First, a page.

Avraham agrees. Then he says “Spirit, hm? Numbers...? Oh, suppose… the dead could work? There’s enough of them, here.”

Byrne gives him a Look. He goes red, realising that he has just advocated for necromancy. He begins to stammer a retraction, but Byrne is already walking away.

Smythe isn’t, though. Smythe is listening.  


2. Public Introduction

Byrne and Avraham leave the story here. They have an incredibly awkward and fruitful friendship in their remaining time.

Smythe, though, Smythe has just been given Ideas. He can’t focus. In the Gryphon Club, or at a ball, or playing golf, or wandering through Espergrove with a discrete friend, he cannot help but think of The Working Dead.

He’s no utopian. But even he sees the potential there. The living free to relax – while he makes money from the dead.

He buys a book. It is entitled Practical Necromancy. He’s caught with it, of course, but he's rich, and therefore merely eccentric. His father pays off the Polis – and Enoch has missed it’s chance to stop Smythe.

Later that day, with four friends and a shovel, he reanimates his first corpse.  


3. Widespread Adoption

Smythe’s Obedient Servants are marketed as automata. They’re bandaged, masked, plated in wood, swaddled in cloth and doused in perfume. You have to listen very closely for the flies.

A rash of graverobbing afflicts Enoch. The locals blame the Radicals, or, more often, hurl accusations across the sectarian divide.

The Servants are not allowed into houses. Society doesn’t take to them in that manner. But the mills do. And the chemical works. And the yards. The secret undead stumble silently from job to job – Smythe looks on from a catwalk or railing, patting his book and taking in money.

Lord Smythe, respected veteran of the Army, has, on an unrelated note, been working to decriminalise necromancy.


4. Scope Alteration

The resolution is passed in the City Chambers. Smythe pushes it through, because he is rich. It is titled the Industrial Reanimation Act. It is Legal.

Nobody says Necromancy, anymore. Smythe’s Obedient Servants will now purchase your discarded earthly shell upon your death. Wages plummet. The living can now only find work where the dead are too slow or stupid to do it right.

As you might expect, thousands starve, or flee this necropolis for the country.


5. Height of Ambition

The dead outnumber the living, in Enoch. The yards and mills are eery silent, safe for shuffling footsteps.

By now of course, high society loves the Noble Art of Reanimation. How foolish we were, they cry, to call it evil! Enoch is quiet, Enoch is prosperous, and best of all – Enoch is nearly empty. It’s just them, and their obedient workers. All those philistines and the heaving, unwashed masses have fled for the wilderness, where they belong!

Enoch is a tomb city. The closest people get now is to sneak into the outer districts and shamefully sign a contract to give up their carcass upon death.

The rich, too, are now looking for ways to Renanimate themselves. There’s a fad, a trend, for little bits of vampirism, a haute-couture half-lichdom, here and there – well dressed ghouls with lovely engraved cutlery.

Endon finally notices something’s up.


6. Terminal Events

There are two ways that this can end.

One. Endon arrive in force on their ships. They shoot Smythe in the head, and then every undead or necromancer noble along with him. Immediately, the loyal workforce of the dead are loosed from their shackles.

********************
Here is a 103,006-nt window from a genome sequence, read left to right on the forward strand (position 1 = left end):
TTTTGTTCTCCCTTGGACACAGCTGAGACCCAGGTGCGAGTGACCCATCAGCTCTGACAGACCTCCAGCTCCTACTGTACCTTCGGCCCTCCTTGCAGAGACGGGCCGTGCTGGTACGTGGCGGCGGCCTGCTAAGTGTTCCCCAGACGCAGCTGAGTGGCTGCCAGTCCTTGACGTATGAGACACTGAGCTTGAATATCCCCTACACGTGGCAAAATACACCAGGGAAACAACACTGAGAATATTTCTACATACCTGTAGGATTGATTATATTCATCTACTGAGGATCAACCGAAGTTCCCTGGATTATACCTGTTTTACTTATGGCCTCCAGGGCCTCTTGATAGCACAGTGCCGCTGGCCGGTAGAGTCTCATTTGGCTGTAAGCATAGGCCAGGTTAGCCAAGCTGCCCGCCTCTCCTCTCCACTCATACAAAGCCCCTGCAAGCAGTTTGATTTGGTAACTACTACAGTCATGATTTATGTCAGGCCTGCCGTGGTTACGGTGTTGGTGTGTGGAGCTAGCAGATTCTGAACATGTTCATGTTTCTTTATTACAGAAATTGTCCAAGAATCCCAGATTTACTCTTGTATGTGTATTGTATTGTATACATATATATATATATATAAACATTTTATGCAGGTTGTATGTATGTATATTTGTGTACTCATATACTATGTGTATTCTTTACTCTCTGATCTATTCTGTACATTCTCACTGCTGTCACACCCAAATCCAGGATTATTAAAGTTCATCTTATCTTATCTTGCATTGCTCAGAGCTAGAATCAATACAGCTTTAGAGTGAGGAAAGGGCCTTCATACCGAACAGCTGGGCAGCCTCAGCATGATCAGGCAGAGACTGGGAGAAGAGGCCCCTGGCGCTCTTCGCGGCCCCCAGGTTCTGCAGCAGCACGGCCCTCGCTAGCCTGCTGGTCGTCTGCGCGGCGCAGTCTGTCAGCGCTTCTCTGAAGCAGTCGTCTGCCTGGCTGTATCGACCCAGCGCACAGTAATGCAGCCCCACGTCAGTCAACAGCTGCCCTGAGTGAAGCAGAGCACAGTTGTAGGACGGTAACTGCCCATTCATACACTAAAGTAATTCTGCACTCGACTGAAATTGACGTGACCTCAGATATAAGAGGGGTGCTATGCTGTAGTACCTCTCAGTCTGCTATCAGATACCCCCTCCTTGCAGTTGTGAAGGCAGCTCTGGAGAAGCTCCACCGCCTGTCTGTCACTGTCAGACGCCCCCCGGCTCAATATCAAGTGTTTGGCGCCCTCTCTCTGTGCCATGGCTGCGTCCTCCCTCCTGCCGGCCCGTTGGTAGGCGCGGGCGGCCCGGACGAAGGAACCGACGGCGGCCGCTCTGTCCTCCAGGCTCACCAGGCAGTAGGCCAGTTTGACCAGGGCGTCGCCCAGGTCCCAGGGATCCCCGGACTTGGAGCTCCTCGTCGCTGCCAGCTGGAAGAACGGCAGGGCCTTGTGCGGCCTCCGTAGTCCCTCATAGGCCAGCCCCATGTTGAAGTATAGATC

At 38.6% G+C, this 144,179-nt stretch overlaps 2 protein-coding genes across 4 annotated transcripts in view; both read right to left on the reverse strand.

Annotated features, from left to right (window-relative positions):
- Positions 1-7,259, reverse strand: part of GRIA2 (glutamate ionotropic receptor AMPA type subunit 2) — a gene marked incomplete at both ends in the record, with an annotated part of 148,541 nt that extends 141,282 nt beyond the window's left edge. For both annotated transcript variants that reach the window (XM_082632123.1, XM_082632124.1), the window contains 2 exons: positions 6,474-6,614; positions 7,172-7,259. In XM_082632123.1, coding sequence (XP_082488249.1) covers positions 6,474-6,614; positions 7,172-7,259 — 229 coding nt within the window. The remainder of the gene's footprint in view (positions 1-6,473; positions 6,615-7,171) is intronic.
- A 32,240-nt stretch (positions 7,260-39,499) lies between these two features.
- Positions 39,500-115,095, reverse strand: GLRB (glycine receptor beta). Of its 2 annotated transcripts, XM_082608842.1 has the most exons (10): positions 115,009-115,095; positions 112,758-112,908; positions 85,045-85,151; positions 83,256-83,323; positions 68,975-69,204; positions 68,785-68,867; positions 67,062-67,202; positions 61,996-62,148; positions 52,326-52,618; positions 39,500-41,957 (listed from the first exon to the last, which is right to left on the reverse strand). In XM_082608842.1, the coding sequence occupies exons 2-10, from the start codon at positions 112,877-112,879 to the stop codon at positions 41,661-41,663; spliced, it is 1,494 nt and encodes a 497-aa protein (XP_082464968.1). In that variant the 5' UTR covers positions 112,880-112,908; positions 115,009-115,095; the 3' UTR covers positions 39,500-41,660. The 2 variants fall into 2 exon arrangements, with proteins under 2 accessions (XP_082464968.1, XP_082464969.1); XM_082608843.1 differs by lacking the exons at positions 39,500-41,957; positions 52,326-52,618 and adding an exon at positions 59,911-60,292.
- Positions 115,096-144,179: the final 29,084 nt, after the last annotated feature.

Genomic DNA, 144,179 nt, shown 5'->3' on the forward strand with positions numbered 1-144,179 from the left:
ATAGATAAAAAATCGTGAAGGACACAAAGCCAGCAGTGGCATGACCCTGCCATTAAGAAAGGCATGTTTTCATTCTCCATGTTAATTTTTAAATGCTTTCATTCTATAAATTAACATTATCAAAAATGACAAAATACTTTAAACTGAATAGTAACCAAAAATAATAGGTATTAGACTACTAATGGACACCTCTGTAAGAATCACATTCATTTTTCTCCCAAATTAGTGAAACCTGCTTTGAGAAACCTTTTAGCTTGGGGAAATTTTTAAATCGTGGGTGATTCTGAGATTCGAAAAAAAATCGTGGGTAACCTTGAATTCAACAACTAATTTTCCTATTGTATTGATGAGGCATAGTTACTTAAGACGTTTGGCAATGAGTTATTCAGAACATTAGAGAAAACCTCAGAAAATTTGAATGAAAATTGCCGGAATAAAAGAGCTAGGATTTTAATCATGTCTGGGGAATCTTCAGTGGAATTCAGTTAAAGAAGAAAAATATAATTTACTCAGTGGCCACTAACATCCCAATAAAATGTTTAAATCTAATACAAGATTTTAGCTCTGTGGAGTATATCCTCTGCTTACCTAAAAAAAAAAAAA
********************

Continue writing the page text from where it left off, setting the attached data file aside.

The army are caught in the narrow sandstone streets of this old tomb, and they are eaten.  A wave of the hungry dead rolls out along the High Road and into the east. It will even reach Endon, in time.

Two. Smythe is not stopped. He sacrifices half of the Upper-Class in a blood-soaked ritual at a ball, and becomes a Real Fucking Lich. His suits look just as good, but the flesh sloughs off his head. He puts on a crown of fingerbones, and declares himself King of Enoch. 

Independence from Endon comes, although perhaps not in the way we all expected. Cavalier death knights rampage the roads – spectral secret police whip through the countryside like the sluagh, and always and everywhere, the dead. 

Enoch is the Land of the Dead, now.



  1. 1. Airships are great. Few potential issues though.

    Do enchanted rivets break the Paradigm? If each rivet is an enchanted object (perhaps stamped with a very simple seal, and trapping a very simple spell), that's one spell for each rivet. Or maybe some form of locally bound spell that jumps from the furnace to the rivet as it's heated/activated, then jumps back as it cools/is put into place? Seems like a lot of effort just to slow a rivet when you could enchant a pole and cast a broad-area slow spell (or no spell at all). Ideally, the way a magic item works in Endon is player-facing and survives examination.

    I might suggest emphasizing anachronism as a way to get the PCs involved. Sure, the ships fly, but they're still armed with short-range muzzle-loaded smoothbore cannons. Players, seeing this and salivating at the implications, may want to manufacture magical naval artillery. Let them. Encourage them, even. It's going to end in tears one way or another.

    Is the end sufficiently apocalyptic? Yeah, it's bad, but it's not the end of the world, even locally. Getting rid of the Monarch, a portion of the upper class, and sabotaging Endon's war aims might even look like success to some groups. The principle is still sound.

    Remember, Innovations advance at random speeds. "15 years" = 15 seasons. Do you have that time?

    2. No issues. I deliberately didn't include "what if we used undead to solve the labour problem" as an Innovation because it's one of the first things any sensible player comes up with and wants to try. It's a deliberate gap in the works, designed to be filled by the PCs doing terrible things, not the NPCs.

    In general, remember to add some ways the PCs can interact with each stage.

    1. Good points all round! Will definitely be helpful for running the game!